According to an estimate by the national Energy and Climate Strategy (VNS 7/2016 vp), which has set its sight on the year 2030, renewable energy will contribute to 47 per cent of the final energy consumption in 2030 if no new policy measures are introduced. If policy measures are taken in accordance with the strategy, the share will increase to 50 per cent by 2030 in accordance with our national objectives
Progress in EU objectives
Finland's binding target under the EU's Renewable Energy Directive (2009/28/EC) will be 38% in 2020. According to the revised directive (REDII, EU 2018/2011), the Member States must together reach a target of 32 per cent by 2030. The revised directive does not set mandatory national targets for Member States. Instead, each Member State will set these themselves, and progress in achieving these targets will be monitored with reporting specified in the Regulation on the Governance of the Energy Union and Climate Action. Finland has submitted a draft of its National Energy and Climate Plan (NECP), which is in accordance with the Regulation on the Governance of the Energy Union and Climate Action. The plan states that Finland's target for 2030 is for 50 per cent of its energy to be renewable energy. The target is in line with the target set in the 2016 Energy and Climate Strategy.
Finland uses the second largest share of renewable energy of the EU Member States with 41 per cent. The only country ahead of Finland is Sweden (54.5%). Finland is also second in its share of renewable transport (18.8%) after Sweden (38.6%). The growth in the volume of renewable energy has slowed down in the EU area in recent years. Eleven Member States (incl. Finland) have already reached their 2020 target. Of the other 17 Member States, ten are on or ahead their guideline 2017–2018 trajectories set out in the RED I directive. Seven Member States are lagging behind their emissions trajectories and thus falling short of their 2020 target.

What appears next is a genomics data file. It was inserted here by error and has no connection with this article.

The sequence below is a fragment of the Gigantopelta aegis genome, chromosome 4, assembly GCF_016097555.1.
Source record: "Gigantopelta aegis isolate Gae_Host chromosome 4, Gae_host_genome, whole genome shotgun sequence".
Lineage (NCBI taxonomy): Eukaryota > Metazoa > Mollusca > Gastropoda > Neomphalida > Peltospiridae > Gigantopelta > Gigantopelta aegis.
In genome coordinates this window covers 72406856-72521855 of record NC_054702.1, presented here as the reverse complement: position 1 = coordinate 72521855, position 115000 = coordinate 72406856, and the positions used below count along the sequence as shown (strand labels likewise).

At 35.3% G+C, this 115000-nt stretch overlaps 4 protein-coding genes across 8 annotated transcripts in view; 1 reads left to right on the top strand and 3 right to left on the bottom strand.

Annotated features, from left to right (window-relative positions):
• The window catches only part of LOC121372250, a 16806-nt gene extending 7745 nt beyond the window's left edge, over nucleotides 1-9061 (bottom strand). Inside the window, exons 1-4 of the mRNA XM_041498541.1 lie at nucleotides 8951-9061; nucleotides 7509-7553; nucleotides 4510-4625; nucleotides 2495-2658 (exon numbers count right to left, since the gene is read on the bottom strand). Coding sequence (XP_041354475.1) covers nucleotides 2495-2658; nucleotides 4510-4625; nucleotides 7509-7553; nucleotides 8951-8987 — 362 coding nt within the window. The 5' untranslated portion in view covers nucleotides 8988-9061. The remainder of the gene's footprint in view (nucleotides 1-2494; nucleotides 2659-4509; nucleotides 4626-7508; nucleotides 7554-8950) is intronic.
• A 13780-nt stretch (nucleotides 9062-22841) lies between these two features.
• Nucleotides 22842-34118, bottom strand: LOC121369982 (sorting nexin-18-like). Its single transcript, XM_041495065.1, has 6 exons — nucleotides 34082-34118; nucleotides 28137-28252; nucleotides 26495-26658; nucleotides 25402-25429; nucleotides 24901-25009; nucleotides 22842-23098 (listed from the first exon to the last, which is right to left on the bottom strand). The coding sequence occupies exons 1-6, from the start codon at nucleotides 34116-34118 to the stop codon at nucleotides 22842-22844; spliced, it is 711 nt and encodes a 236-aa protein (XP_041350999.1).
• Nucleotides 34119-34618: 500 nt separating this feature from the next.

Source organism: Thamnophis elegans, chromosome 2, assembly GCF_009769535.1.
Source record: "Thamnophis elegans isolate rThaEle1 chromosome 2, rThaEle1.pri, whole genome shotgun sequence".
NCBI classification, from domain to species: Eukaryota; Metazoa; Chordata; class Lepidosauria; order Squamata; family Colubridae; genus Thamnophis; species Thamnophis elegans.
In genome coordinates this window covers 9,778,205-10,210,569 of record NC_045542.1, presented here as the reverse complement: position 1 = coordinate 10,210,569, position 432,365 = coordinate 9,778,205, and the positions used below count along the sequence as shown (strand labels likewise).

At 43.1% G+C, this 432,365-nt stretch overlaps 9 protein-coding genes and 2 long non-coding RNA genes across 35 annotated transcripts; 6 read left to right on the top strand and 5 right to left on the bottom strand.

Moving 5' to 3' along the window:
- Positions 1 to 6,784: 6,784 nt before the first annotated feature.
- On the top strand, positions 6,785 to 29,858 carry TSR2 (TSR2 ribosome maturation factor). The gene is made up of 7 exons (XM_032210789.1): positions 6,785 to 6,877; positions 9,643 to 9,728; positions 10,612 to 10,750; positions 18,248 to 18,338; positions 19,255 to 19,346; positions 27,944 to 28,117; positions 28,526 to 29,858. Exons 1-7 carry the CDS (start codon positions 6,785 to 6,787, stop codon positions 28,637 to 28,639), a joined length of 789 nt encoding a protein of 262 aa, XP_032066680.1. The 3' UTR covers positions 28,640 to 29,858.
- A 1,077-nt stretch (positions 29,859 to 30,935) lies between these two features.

Finland’s forests grow 108 million cubic metres a year and the number of trees in our forests has continued to increase
Forests are one of Finland's key natural resources, which is why a simple balance sheet analysis of forest growth and total removals has been selected as one of the indicators for a resource-wise and carbon-neutral economy.
From the beginning of the 1970s, the annual growth rate of trees has been clearly greater than that of depopulation. The annual growth of the standing timber surged in the 1970s, and this development it still ongoing. The increase in the growth of trees is due to things such as improved forest management and the age group structure of forests. Due to active forest management, the total surface area of underproductive forests has decreased immensely compared to the forests of the 1970s. Climate change has also contributed to the growth of trees in Finland. The latest increase in growth measured was 108 million m3 per year. This is nearly double the growth from 50 years ago.